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One of our first “recruits” was an older kid named Harris, who eventually became the de facto leader of our clan as a result of him actually being a competent player. Harris’s “thing” (every kid in this group had a thing) was that he was hit by a delivery van belonging to a major supermarket chain when he was a kid, and the payout was so significant that he ditched college in order to pursue a life of living in a room in his beleaguered Nan’s house, drinking copious amounts of Red Bull and playing Halo 2 while running on very little sleep.
He had a brother, who we collectively referred to as Harris’s Brother and never anything else, who had been expelled from school for violent behavior and was generally an unappealing chap. Every now and again we’d hear them argue over Harris’s headset, with Harris’s Brother always getting the upper hand by loudly branding his sibling a child molester. Considering that Harris had swapped a life of going to school with people of his own age for playing with 14-year-olds on a video game, this insult seemed to resonate with him, and he eventually (and abruptly) cut off all contact with us. We once met Harris and Harris’s Brother in real life, but it was kinda like going on a Tinder date with someone whose profile picture doesn’t represent the reality of their aesthetic, only it was his IRL personality that wasn’t the same. Harris was an odd duck.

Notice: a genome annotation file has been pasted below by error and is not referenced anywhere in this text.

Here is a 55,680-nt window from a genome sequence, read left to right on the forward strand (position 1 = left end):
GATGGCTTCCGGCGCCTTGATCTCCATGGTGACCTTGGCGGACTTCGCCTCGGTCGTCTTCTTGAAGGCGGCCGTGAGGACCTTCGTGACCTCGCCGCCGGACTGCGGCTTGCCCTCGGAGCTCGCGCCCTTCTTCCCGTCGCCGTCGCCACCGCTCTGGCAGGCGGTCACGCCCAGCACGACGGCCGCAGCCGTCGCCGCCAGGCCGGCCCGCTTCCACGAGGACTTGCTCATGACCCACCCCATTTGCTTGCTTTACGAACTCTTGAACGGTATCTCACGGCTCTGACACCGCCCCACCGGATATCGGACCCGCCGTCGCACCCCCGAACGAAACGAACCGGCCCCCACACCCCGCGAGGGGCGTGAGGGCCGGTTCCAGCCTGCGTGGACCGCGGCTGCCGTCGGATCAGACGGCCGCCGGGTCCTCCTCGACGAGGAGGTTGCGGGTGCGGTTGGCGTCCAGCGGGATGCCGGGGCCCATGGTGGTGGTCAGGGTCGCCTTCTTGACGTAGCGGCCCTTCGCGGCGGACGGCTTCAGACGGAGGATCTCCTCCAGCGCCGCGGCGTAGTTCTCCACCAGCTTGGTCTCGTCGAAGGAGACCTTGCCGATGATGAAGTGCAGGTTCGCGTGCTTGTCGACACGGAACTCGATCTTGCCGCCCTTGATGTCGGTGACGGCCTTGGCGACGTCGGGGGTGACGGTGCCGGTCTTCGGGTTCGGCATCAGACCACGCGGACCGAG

Another stand-out character from my Halo 2 days was “Predator Pete,” who was older than Harris and more jovial with his lilted Liverpudlian accent, though equally strange. Pete was obsessed with the army despite not being affiliated with it in any way, with all his social accounts featuring photos of him wearing a ghillie suit, or camo gear, or some other item of clothing that didn’t belong in the wardrobe of a young adult who spent most of his time fighting fictional wars online. Pete’s obsession with the army could have rightly been classed as an affliction, as it wasn’t uncommon for him to begin barking technical orders at us while playing. “Watch my six” is infinitely less useful than “look out for other players behind me,” but Pete persisted with his army jargon nonetheless.